February 10, 2009

Univ. Reviews $20 Mil. Pledge to City Amidst Recession, Cuts

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In the midst of the current economic crisis, Cornell has begun a thorough evaluation of all of its financial programs, including a 10-year plan to donate $20 million to the City of Ithaca and Tompkins County that President David Skorton pledged in October 2007. While budget cuts plague the University, Skorton will honor the commitment to the city, though the timing of its implementation will be impacted by fiscal constraints.
“We currently are assessing how we will go forward,” Stephen Golding, executive vice president for finance and administration, said about the $20 million donation. “We will not know anything specific until late spring or early summer.”
Each year, Cornell makes voluntary contributions to a number of different institutions in the City of Ithaca including libraries, schools and childhood services in an effort improve town-gown relations. “Last year, Cornell gave $1.9 million in voluntary contributions,” John Gutenberger, director of the office of community relations, stated in an e-mail. This donation represented an increment of its total $20 million pledge.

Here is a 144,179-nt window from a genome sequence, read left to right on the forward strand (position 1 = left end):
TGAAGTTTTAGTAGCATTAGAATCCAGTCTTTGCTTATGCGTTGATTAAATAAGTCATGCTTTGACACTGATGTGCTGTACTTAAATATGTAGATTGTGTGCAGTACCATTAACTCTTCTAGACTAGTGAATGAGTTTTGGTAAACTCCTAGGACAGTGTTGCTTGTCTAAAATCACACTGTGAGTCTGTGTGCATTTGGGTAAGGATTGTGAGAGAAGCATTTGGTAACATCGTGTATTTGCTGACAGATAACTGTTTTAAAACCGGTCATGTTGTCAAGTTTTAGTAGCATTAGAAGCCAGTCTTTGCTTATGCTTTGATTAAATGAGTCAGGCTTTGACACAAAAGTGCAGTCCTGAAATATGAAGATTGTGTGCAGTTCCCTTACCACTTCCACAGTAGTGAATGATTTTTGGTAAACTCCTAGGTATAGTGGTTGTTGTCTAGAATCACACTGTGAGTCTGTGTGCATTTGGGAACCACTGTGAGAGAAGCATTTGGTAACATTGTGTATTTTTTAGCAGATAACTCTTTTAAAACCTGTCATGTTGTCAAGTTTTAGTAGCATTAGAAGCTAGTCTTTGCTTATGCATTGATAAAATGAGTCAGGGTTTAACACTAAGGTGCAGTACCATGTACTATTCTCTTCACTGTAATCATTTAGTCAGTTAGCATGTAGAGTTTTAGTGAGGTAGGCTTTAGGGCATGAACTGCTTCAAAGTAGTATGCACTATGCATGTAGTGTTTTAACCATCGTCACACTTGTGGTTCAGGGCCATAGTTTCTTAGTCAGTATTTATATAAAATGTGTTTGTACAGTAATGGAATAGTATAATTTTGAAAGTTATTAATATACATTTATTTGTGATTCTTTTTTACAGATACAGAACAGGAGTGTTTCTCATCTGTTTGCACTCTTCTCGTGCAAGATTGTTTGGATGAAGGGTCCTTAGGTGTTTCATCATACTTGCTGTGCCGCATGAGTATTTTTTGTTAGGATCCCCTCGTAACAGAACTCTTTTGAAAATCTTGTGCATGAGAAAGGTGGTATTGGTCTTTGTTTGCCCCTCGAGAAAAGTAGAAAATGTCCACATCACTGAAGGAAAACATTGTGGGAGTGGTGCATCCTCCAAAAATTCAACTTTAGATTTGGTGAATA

Skorton devised the $20 million commitment in order to assist six areas of local development, which include housing, transportation, economic development, education, health care and the environment.
“It is in Cornell’s self-interest to have a strong community for the next generation of faculty and students,” Golding said.
Many of Cornell’s senior administrators agree that more money must be allocated to the infrastructure of Tompkins County specifically geared toward improving the safety of local roads and intersections.
According to Alderperson Mary Tomlan ’71 (D-3rd Ward), a portion of the $20 million will be allotted to the Ithaca-Tompkins County Transportation Council, an organization chaired by Ithaca Mayor Carolyn Peterson that is “taking the lead on the transportation component” of the pledge. Another portion will be disseminated in a Memorandum of Understanding, written jointly by Tompkins County, the City of Ithaca and Cornell, which will help lower the cost of housing in Ithaca.
Skorton recently held a number of open forums to discuss the effect of the current economic situation on the University and the surrounding community as part of the Campus Master Plan. Golding and Gutenberger additionally stressed the need for transparency and assistance from the community in making plans for Cornell’s future.
“In spite of these troubled economic times, our collective futures are bright, given the amount of cooperation, determination and goodwill,” Gutenberger stated.